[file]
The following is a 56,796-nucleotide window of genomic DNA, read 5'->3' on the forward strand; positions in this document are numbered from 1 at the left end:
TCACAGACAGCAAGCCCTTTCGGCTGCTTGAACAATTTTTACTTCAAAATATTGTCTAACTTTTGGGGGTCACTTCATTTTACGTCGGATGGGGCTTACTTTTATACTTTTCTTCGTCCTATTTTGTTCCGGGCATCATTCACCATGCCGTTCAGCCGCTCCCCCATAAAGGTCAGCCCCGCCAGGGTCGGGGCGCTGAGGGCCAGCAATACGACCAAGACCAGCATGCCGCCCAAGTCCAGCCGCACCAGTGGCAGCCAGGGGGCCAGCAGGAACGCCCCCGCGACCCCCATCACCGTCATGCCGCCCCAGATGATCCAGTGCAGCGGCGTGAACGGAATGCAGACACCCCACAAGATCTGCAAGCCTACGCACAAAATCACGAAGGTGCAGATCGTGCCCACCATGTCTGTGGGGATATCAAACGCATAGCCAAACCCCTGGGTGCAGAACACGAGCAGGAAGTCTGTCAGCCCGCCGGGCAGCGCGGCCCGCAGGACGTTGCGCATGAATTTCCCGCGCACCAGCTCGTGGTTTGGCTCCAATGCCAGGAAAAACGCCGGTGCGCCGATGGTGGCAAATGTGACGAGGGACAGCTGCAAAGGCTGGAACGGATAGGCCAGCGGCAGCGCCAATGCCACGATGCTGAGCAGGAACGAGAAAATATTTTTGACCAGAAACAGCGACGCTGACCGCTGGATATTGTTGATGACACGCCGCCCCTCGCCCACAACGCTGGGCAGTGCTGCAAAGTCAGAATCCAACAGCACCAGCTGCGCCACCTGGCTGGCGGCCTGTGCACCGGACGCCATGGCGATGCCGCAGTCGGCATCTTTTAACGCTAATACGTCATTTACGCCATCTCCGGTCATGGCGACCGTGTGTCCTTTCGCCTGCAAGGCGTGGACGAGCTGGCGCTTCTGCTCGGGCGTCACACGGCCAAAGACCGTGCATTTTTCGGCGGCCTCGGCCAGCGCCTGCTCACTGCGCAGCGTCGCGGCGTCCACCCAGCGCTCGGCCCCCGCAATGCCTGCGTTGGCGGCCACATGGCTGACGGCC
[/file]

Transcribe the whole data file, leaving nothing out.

The following is a 56,796-nucleotide window of genomic DNA, read 5'->3' on the forward strand; positions in this document are numbered from 1 at the left end:
TCACAGACAGCAAGCCCTTTCGGCTGCTTGAACAATTTTTACTTCAAAATATTGTCTAACTTTTGGGGGTCACTTCATTTTACGTCGGATGGGGCTTACTTTTATACTTTTCTTCGTCCTATTTTGTTCCGGGCATCATTCACCATGCCGTTCAGCCGCTCCCCCATAAAGGTCAGCCCCGCCAGGGTCGGGGCGCTGAGGGCCAGCAATACGACCAAGACCAGCATGCCGCCCAAGTCCAGCCGCACCAGTGGCAGCCAGGGGGCCAGCAGGAACGCCCCCGCGACCCCCATCACCGTCATGCCGCCCCAGATGATCCAGTGCAGCGGCGTGAACGGAATGCAGACACCCCACAAGATCTGCAAGCCTACGCACAAAATCACGAAGGTGCAGATCGTGCCCACCATGTCTGTGGGGATATCAAACGCATAGCCAAACCCCTGGGTGCAGAACACGAGCAGGAAGTCTGTCAGCCCGCCGGGCAGCGCGGCCCGCAGGACGTTGCGCATGAATTTCCCGCGCACCAGCTCGTGGTTTGGCTCCAATGCCAGGAAAAACGCCGGTGCGCCGATGGTGGCAAATGTGACGAGGGACAGCTGCAAAGGCTGGAACGGATAGGCCAGCGGCAGCGCCAATGCCACGATGCTGAGCAGGAACGAGAAAATATTTTTGACCAGAAACAGCGACGCTGACCGCTGGATATTGTTGATGACACGCCGCCCCTCGCCCACAACGCTGGGCAGTGCTGCAAAGTCAGAATCCAACAGCACCAGCTGCGCCACCTGGCTGGCGGCCTGTGCACCGGACGCCATGGCGATGCCGCAGTCGGCATCTTTTAACGCTAATACGTCATTTACGCCATCTCCGGTCATGGCGACCGTGTGTCCTTTCGCCTGCAAGGCGTGGACGAGCTGGCGCTTCTGCTCGGGCGTCACACGGCCAAAGACCGTGCATTTTTCGGCGGCCTCGGCCAGCGCCTGCTCACTGCGCAGCGTCGCGGCGTCCACCCAGCGCTCGGCCCCCGCAATGCCTGCGTTGGCGGCCACATGGCTGACGGCC